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Resources:

1.    Wheeler MD, Ikejema K, Mol Life Sci. Enomoto N, et al. Glycine: a new anti-inflammatory immunonutrient. Cell Mol Life Sci.1999; 56:843-856.
2.    Iverson JF, Gannon MC, Nuttall FQ. Interaction of ingested leucine with glycine on insulin and glucose concentrations. J Amino Acids. 2014;2014:521941. doi: 10.1155/2014/521941. Epub 2014 Jul 10.
3.    Amin K, Li J, Chao WR, Dewhirst MW, Haroon ZA. Dietary glycine inhibits angiogenesis during wound healing and tumor growth. Cancer Biol Ther. 2003 Mar-Apr;2(2):173-8.
4.    Vieira CP, Guerra FR, de Oliveira LP, Almeida MS, Marcondes MC, Pimentell ER. Green tea and glycine aid in the recovery of tendinitis of the Achilles tendon of rats. Connect Tissue Res. 2015 Feb;56(1):50-8.
5.    Sekhar RV, Patel SG, Guthikonda AP, Reid M, Balasubramanyam A, Taffet GE, Jahoor F. Deficient synthesis of glutathione underlies oxidative stress in aging and can be corrected by dietary cysteine and glycine supplementation. Am J Clin Nutr. 2011 Sep;94(3):847-53.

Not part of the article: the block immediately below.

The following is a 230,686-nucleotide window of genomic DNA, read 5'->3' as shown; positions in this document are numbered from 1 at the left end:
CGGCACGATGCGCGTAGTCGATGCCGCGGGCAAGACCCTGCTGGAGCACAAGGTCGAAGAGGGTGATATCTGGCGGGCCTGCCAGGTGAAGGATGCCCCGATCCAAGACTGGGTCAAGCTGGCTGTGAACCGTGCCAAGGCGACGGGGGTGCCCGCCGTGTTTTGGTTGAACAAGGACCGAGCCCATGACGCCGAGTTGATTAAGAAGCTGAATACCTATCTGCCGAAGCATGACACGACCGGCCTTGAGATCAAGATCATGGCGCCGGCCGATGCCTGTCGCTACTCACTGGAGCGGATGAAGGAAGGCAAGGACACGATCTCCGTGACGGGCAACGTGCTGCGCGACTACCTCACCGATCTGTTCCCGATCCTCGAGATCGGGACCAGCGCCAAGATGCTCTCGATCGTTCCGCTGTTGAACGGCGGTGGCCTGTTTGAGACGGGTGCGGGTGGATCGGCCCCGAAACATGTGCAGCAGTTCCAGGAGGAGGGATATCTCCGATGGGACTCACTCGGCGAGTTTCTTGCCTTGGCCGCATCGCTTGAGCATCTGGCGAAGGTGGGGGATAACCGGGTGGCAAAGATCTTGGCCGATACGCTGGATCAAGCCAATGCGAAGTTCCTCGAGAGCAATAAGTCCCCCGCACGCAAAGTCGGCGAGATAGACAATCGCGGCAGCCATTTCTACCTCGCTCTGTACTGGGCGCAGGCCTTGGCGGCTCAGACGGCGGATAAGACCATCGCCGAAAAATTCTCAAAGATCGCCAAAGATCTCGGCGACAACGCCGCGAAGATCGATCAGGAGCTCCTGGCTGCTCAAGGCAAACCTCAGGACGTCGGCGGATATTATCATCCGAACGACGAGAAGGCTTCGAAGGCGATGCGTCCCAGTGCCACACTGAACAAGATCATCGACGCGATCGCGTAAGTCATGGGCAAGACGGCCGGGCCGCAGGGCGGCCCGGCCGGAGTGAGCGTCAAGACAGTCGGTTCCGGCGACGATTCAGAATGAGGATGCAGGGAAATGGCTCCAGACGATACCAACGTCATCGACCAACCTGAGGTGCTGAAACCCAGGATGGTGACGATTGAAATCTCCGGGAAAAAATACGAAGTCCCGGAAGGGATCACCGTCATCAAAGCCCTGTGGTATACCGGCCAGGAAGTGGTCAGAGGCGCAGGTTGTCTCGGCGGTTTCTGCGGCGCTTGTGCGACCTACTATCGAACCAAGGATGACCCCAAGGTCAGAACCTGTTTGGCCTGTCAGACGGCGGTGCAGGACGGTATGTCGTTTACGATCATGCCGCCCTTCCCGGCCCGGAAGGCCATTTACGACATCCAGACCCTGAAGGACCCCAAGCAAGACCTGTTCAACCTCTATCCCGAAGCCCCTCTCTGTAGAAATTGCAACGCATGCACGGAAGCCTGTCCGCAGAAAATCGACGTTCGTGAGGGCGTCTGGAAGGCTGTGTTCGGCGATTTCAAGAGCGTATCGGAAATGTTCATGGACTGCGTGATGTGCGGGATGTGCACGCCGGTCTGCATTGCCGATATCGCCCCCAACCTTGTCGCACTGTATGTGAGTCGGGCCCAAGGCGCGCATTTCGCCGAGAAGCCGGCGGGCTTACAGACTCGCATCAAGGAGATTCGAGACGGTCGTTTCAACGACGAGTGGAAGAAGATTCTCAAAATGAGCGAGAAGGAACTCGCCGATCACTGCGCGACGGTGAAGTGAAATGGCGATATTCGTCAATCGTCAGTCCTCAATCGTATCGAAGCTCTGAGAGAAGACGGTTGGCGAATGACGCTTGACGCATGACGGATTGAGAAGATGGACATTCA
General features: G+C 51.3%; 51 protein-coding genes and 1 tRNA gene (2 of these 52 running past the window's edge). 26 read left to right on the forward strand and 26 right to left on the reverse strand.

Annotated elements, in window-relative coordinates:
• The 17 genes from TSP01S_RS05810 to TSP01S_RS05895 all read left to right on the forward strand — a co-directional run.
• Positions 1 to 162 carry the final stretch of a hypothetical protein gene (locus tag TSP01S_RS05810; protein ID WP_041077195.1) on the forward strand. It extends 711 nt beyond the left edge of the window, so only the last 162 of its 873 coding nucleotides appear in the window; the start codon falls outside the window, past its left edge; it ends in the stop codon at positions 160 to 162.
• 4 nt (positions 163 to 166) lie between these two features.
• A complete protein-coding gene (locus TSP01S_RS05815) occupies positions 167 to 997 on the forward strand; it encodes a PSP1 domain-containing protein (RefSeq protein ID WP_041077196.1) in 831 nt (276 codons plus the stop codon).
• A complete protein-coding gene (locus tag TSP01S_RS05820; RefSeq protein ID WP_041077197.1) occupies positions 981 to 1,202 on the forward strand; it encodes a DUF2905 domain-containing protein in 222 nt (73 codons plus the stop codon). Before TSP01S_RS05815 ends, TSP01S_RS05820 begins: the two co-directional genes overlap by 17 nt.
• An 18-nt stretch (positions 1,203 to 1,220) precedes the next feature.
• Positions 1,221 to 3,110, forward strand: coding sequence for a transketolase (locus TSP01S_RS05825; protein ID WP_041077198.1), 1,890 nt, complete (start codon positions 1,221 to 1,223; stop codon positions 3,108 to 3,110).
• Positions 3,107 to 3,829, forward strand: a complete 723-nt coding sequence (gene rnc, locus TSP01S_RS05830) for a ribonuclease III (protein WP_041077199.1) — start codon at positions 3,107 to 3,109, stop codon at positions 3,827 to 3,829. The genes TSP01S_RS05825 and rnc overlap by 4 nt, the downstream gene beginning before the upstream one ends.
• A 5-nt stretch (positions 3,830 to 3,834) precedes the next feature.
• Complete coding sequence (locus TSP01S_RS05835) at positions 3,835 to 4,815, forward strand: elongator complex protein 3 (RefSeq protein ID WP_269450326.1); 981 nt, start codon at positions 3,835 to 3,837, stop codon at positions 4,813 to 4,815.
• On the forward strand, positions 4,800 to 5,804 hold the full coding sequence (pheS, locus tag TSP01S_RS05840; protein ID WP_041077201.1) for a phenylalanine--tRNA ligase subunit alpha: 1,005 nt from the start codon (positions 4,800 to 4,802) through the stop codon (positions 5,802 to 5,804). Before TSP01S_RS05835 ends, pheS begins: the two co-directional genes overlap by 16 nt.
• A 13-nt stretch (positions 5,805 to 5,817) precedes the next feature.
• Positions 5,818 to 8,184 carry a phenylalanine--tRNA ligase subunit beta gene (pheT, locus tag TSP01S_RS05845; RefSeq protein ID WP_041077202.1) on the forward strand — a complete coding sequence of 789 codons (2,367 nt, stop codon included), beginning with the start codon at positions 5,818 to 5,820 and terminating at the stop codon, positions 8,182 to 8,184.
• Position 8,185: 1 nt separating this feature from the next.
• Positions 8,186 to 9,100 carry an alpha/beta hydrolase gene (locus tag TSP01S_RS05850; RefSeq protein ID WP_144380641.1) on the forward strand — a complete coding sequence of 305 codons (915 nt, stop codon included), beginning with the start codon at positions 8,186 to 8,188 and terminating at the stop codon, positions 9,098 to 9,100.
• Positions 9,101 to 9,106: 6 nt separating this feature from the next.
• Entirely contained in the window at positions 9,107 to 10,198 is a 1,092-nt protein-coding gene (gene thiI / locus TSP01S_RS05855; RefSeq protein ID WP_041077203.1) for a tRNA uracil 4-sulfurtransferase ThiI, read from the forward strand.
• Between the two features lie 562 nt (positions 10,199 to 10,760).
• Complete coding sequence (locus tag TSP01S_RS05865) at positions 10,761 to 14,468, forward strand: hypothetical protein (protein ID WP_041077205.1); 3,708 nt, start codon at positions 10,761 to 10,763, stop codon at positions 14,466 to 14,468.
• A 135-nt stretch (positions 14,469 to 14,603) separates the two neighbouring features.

6.    Baines AD, Shaikh N, Ho P.Mechanisms of perfused kidney cytoprotection by alanine and glycine. Am J Physiol. 1990 Jul;259(1 Pt 2):F80-7
7.    Mauriz JL, Matilla B, Culebras JM, Gonzalez P, Gonzalez-Gallego J. Dietary glycine inhibits activation of nuclear factor kappa B and prevents liver injury in hemorrhagic shock in the rat. Free Radic Biol Med. 2001 Nov 15;31(10):1236-44.
8.    Rose ML, Cattley RC, Dunn C, et al. Dietary glycine prevents the development of liver tumors caused by the peroxisome proliferator WY-14, 643. Carcinogenesis. 1999; 20:2075-2081.
9.    Rose M.L.,Madren J, Bunzendahl H, Thurman R.G. Dietary glycine inhibits the growth of B16 melanoma tumors in mice. Carcinogenesis, Vol. 20, No. 5, 793-798, May 1999.
10.    Wheeler M, Stachlewitz RT, Yamashina S, et al. Glycine-gated channels in neutrophils attenuate calcium influx and superoxide production. FASEB J. 2000; 14:476-484.
11.    Yamashina S, Konno A, Wheeler MD, Rusyn I, Rusyn EV, Cox AD, Thurman RG. Endothelial cells contain a glycine-gated chloride channel. Nutr Cancer. 2001;40(2):197-204.
12.    Zhong Z, Wheeler MD, Li X, Froh M, Schemmer P, Yin M, Bunzendaul H, Bradford B, Lemasters JJ., "L-Glycine: a novel antiinflammatory, immunomodulatory, and cytoprotective agent." Curr Opin Clin Nutr Metab Care. 2003 Mar;6(2):229-40.  
13.    Kawai N1, Sakai N2, Okuro M3, Karakawa S1, Tsuneyoshi Y1, Kawasaki N1, Takeda T1, Bannai M1, Nishino S2.The Sleep-Promoting and Hypothermic Effects of Glycine are Mediated by NMDA Receptors in the Suprachiasmatic Nucleus.Neuropsychopharmacology. 2014 Dec 23.
14.    de Almeida P, da Silva Lannes S, Calarge F, et al. FTIR Characterization of Gelatin from Chicken Feet. J Chem Chem Eng. 6 (2012) 1029-103